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This article in CS

  1. Vol. 32 No. 2, p. 457-463
     
    Received: Apr 29, 1991
    Published: Mar, 1992


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doi:10.2135/cropsci1992.0011183X003200020034x

Response of Soybean to Inoculation with Efficient and Inefficient Bradyrhizobium japonicum Variants

  1. Rebecca A. Champion,
  2. James N. Mathis ,
  3. Daniel W. Israel and
  4. Patrick G. Hunt
  1. D ep. of Biology, Kennesaw State College, Marietta, GA 30061
    D ep. of Biology, West Georgia College, Carrollton, GA 30118
    U SDA-ARS and Dep. of Soil Science, North Carolina State Univ., Raleigh, NC 27695-7169
    U SDA-ARS, Coastal Plains Res. Ctr., Florence, SC 29502-3039

Abstract

Abstract

Soybean [Glycine max (L.) Merr.] plants are grown in soils containing large indigenous bradyrhizobial populations. Individual strains within these populations differ in symbiotic efficiency and competitiveness for nodule occupancy. The purpose of this study was to determine the effect of mixed inocula of an efficient and an inefficient variant of Bradyrhizobim japonicum on symbiotic performance in soybean. Lee soybean was initially inoculated with either an efficient or an inefficient USDA II0 colony morphology variant. The opposite variant was then applied after 0, 2, 4, 8, or 13 d. Delayed inoculation with the efficient variant following the inefficient variant resulted in progressively decreased symbiotic performance. In a subsequent competition experiment, soybean cultivars Lee and Ransom were inoculated with efficient and inefficient variants at ratios of 1:1, 1:10 and 10:1. More nodules were formed by the efficient variant than were expected by chance. Significantly reduced dry weight and whole plant N contents were noted when the inefficient variant was present in more than 50% of the nodules. Split-root experiments were conducted and either type of variant was capable of inhibiting the other after a 7-d delay in inoculation. In contrast, when both sides of the split-root were simultaneously inoculated, nodule numbers were similar; however, nodules formed by the efficient variant were larger. This increase in size indicated a preferential partitioning of photosynthate to the nodules formed by the efficient variant. These results together indicate that N2 fixation is enhanced with increased nodule occupancy by superior variants due to more effective strain-cultivar interactions.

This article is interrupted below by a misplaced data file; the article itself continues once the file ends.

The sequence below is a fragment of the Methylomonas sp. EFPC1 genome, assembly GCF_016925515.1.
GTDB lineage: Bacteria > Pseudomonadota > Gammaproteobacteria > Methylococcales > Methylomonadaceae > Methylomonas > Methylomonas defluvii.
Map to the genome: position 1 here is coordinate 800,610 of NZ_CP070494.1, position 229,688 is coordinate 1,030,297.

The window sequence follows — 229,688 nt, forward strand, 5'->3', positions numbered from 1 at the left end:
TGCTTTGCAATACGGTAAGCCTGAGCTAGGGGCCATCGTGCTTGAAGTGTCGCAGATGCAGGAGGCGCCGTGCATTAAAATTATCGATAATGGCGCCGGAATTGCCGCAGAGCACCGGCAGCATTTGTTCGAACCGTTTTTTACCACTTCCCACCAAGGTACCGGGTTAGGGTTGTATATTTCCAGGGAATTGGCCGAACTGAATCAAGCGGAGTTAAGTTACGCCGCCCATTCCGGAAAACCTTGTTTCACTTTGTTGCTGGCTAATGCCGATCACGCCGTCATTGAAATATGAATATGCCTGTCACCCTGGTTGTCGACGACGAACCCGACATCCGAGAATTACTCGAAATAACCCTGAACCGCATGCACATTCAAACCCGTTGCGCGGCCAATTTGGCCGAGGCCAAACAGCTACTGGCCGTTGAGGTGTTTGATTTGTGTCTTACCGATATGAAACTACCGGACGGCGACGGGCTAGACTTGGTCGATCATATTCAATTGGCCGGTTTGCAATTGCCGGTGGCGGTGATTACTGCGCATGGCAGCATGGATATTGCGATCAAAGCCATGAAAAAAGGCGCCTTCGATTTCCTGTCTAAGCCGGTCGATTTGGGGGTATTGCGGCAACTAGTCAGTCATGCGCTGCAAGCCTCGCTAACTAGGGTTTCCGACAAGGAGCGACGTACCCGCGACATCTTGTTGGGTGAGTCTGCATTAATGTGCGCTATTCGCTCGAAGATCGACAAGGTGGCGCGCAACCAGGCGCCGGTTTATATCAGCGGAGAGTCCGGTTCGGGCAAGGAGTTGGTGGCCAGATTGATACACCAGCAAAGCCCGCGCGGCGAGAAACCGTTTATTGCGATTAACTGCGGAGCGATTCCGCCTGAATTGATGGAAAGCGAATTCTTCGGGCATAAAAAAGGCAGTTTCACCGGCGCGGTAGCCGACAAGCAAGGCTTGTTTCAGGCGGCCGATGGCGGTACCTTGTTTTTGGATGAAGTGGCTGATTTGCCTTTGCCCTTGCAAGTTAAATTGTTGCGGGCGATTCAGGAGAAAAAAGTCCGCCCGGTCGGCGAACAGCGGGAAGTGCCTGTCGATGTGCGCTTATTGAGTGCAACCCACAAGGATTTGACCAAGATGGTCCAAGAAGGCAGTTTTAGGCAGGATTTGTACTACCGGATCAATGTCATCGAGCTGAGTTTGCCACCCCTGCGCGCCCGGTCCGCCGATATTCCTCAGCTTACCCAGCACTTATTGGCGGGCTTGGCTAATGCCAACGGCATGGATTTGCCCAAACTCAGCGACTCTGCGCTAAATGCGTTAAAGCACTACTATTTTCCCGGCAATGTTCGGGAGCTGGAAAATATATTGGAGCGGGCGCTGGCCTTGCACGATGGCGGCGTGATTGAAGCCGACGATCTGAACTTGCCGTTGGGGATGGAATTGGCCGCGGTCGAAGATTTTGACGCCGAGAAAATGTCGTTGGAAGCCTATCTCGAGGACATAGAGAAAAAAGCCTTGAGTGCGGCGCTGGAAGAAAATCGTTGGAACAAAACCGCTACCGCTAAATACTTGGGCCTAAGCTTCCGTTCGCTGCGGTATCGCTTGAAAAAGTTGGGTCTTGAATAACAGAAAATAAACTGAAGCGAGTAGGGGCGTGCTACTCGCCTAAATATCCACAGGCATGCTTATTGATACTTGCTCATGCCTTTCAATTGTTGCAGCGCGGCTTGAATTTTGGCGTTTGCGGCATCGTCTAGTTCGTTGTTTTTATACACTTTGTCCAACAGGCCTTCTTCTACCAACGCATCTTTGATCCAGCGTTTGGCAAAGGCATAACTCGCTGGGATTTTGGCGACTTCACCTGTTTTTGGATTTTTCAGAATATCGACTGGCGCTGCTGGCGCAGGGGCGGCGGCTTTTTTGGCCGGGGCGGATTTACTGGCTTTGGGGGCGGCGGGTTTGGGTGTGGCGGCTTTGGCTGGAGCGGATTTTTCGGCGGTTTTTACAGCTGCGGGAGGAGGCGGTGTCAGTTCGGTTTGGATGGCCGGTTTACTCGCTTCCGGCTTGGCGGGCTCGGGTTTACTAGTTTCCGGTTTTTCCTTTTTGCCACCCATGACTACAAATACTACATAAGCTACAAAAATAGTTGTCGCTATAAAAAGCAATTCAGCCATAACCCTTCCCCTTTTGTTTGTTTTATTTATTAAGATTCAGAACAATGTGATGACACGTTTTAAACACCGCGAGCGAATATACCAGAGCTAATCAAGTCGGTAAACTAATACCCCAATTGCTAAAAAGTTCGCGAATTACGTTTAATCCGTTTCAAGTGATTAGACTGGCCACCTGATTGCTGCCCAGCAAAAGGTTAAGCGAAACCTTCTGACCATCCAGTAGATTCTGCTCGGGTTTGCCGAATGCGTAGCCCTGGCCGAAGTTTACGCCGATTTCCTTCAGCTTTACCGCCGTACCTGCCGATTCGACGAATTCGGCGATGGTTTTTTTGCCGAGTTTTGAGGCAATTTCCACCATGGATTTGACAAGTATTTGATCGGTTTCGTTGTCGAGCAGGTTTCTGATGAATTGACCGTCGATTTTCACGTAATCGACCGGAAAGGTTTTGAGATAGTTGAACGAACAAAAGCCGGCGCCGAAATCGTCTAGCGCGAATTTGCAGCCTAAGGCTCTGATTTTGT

Contribution of the Georgia Inst. of Technology and the USDA-ARS.

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